Figure 11. The duo wrote two books about confronting and ending childhood trauma and social adversity: Anna, Age Eight: The data-driven prevention of childhood trauma and maltreatment and 100% Community: Ensuring 10 vital services for surviving and thriving. Their hypothesis is simple: If we ensure vital services for 100% of residents, children, students, families, communities, workforces and local economies can thrive.
Figure 12. The duo met with Kasandra (a Las Cruces city councilperson) to talk about turning their books into action. Kasandra did not miss a beat and started organizing Anna, Age Eight book clubs, chamber of commerce presentations and forums for all those working with families. Next thing Doc and Dom knew, her new coalition called Resilience Leaders (meeting regularly at City Hall) was conducting the 100% New Mexico survey to assess resident’s access to the ten vital services for surviving and thriving.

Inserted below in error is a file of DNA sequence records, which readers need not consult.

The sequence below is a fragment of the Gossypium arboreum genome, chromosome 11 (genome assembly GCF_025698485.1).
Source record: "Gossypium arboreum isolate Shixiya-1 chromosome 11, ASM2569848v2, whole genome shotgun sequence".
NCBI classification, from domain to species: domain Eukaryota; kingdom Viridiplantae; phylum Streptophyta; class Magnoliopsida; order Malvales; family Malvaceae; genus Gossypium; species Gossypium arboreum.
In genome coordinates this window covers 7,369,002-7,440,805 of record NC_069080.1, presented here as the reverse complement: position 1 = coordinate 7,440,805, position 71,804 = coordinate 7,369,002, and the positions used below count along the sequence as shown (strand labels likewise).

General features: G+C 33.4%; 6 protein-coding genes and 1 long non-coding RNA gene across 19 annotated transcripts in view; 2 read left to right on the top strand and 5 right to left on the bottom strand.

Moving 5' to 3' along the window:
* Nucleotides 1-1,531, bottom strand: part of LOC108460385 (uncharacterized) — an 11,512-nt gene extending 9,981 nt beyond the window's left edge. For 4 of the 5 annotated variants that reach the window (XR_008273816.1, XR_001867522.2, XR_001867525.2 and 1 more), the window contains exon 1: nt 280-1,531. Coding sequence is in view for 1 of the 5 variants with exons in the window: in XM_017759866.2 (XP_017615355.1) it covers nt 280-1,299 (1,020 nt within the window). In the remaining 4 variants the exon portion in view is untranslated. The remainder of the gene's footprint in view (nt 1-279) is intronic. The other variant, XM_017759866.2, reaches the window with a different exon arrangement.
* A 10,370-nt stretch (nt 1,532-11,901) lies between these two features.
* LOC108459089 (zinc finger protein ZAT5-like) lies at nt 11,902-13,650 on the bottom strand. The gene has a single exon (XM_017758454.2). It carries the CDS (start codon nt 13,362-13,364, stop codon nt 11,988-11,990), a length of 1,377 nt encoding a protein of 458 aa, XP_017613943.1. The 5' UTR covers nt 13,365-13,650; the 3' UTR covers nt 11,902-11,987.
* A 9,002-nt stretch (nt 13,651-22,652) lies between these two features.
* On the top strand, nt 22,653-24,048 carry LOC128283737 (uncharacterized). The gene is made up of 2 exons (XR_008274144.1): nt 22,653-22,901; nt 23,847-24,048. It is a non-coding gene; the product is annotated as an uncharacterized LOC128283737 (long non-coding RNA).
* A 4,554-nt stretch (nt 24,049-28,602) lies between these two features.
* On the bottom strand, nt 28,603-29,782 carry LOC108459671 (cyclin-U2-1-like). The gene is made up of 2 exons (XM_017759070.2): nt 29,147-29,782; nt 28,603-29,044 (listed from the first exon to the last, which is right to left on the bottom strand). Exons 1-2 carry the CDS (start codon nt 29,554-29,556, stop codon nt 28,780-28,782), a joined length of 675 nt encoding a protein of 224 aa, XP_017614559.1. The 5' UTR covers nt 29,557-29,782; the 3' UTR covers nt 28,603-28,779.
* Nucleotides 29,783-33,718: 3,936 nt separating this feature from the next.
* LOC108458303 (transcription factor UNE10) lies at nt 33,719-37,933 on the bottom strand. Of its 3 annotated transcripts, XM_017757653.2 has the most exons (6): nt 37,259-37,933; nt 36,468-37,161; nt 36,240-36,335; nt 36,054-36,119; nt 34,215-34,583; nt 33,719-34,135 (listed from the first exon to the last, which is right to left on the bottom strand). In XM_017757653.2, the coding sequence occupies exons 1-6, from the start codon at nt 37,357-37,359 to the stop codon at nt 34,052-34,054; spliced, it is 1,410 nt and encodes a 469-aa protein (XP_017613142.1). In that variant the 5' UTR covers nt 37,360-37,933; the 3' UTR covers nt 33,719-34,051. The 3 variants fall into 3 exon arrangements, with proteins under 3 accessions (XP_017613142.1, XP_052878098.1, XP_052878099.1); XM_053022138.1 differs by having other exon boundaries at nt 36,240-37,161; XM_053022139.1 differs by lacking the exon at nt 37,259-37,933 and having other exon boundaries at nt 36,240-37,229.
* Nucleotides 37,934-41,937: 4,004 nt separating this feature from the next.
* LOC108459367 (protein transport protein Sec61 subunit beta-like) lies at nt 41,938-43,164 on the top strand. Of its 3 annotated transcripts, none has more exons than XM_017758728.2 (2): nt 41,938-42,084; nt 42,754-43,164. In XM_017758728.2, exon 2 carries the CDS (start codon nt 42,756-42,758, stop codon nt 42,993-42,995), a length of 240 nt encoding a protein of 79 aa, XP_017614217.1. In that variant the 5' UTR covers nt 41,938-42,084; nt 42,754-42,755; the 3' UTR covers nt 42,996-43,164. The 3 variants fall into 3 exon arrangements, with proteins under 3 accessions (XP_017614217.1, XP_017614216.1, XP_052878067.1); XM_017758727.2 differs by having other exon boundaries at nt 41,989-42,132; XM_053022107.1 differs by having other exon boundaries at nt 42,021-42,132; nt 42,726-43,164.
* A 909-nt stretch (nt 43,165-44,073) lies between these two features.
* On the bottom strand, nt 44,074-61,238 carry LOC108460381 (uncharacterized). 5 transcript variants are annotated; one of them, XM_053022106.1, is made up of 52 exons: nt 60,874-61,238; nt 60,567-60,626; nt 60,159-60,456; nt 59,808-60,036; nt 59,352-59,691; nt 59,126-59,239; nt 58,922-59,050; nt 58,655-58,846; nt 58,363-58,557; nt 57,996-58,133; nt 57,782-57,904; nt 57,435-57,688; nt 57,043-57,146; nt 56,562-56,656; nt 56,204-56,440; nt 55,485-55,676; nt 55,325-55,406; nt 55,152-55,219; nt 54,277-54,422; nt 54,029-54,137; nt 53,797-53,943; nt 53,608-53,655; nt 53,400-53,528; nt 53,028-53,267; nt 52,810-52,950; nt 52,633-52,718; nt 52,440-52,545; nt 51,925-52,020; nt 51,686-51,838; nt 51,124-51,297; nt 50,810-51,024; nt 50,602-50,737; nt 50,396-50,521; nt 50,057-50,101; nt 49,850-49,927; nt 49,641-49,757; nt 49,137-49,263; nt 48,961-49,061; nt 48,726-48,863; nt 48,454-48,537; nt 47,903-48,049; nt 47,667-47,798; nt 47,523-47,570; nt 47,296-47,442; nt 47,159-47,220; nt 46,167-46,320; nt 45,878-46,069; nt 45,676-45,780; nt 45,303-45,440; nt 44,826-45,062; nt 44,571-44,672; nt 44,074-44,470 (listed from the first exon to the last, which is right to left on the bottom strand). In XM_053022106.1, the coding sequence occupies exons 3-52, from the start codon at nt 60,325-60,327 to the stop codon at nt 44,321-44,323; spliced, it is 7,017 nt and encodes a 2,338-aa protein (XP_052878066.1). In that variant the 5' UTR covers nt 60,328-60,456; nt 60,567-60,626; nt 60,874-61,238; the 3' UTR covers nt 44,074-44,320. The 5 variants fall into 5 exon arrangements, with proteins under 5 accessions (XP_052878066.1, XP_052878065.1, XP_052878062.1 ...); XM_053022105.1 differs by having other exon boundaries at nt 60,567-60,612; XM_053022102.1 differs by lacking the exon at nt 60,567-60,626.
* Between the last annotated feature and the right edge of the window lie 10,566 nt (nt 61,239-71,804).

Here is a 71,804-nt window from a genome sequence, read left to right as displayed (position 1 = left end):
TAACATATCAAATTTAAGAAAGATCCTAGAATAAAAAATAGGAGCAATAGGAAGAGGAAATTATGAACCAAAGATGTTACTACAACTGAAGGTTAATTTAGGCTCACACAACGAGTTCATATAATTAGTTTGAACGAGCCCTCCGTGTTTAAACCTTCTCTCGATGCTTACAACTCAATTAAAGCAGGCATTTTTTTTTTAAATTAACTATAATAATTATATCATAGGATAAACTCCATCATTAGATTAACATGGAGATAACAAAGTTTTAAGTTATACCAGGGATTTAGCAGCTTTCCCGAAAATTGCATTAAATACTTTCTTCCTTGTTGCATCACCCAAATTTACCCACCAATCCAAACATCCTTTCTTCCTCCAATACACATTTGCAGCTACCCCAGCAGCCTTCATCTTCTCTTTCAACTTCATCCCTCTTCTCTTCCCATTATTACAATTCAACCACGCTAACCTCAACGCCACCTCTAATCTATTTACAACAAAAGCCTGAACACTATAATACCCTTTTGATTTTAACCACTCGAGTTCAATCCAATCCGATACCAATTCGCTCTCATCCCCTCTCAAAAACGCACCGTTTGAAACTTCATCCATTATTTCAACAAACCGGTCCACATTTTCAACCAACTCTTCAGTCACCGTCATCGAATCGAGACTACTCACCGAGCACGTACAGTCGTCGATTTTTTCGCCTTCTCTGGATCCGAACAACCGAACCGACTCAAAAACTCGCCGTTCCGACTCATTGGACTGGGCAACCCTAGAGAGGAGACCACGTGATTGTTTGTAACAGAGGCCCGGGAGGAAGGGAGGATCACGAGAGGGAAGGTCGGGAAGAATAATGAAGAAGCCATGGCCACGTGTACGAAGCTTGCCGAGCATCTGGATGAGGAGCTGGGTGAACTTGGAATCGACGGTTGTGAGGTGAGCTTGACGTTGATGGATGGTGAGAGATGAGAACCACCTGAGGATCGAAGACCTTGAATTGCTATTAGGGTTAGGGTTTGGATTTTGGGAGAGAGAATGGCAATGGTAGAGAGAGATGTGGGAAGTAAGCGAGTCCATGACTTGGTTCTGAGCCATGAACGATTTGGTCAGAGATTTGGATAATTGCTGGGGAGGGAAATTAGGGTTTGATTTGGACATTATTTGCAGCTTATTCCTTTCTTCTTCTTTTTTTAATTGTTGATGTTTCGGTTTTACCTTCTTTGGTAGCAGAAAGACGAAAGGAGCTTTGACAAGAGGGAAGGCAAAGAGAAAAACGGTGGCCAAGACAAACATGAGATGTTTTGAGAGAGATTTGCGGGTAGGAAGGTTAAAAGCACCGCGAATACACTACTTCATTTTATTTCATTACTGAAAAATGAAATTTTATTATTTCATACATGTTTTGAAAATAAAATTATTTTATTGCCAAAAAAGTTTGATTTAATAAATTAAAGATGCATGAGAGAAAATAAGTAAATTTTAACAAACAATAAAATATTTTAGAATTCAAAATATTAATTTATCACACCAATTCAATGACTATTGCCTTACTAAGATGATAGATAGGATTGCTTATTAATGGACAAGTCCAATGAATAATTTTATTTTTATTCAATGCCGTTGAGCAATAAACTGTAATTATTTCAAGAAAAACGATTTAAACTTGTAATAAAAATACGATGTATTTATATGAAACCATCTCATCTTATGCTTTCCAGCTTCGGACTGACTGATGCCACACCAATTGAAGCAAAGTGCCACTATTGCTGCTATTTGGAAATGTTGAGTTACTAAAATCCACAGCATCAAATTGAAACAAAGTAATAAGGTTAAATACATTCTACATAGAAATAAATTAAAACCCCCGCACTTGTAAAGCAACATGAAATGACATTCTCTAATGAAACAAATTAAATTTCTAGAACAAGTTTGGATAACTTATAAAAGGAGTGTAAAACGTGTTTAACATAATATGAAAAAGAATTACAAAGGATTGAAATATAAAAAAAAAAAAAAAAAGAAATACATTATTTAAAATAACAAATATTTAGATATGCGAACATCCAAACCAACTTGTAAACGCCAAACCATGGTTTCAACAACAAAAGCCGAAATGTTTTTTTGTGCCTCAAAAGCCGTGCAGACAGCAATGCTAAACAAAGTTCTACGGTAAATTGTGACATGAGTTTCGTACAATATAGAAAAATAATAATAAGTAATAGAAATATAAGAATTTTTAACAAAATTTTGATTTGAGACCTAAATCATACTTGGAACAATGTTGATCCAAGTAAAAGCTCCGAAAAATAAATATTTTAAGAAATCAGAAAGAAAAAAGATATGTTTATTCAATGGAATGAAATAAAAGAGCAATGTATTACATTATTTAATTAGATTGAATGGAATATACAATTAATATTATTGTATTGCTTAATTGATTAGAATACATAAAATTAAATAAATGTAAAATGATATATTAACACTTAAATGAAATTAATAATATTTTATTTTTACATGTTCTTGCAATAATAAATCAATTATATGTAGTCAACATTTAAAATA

Figure 13. Kasandra was an expert at identifying change agents and convening leaders from the ten surviving and thriving sectors at Las Cruces City Hall. Ongoing training included strengthening skills in assessing, planning, action and evaluation (along with Three-headed Hydra prevention using the frameworks of Collective Impact and Adaptive Leadership).
Figure 14. Leaders from across Doña Ana County, NM networked, collaborated and focused their expertise on identifying and ending barriers to ten vital services (using the data-driven process of continuous quality improvement). The key ingredient to the process of change is getting leaders from ten sectors all in the same room with a collective vision.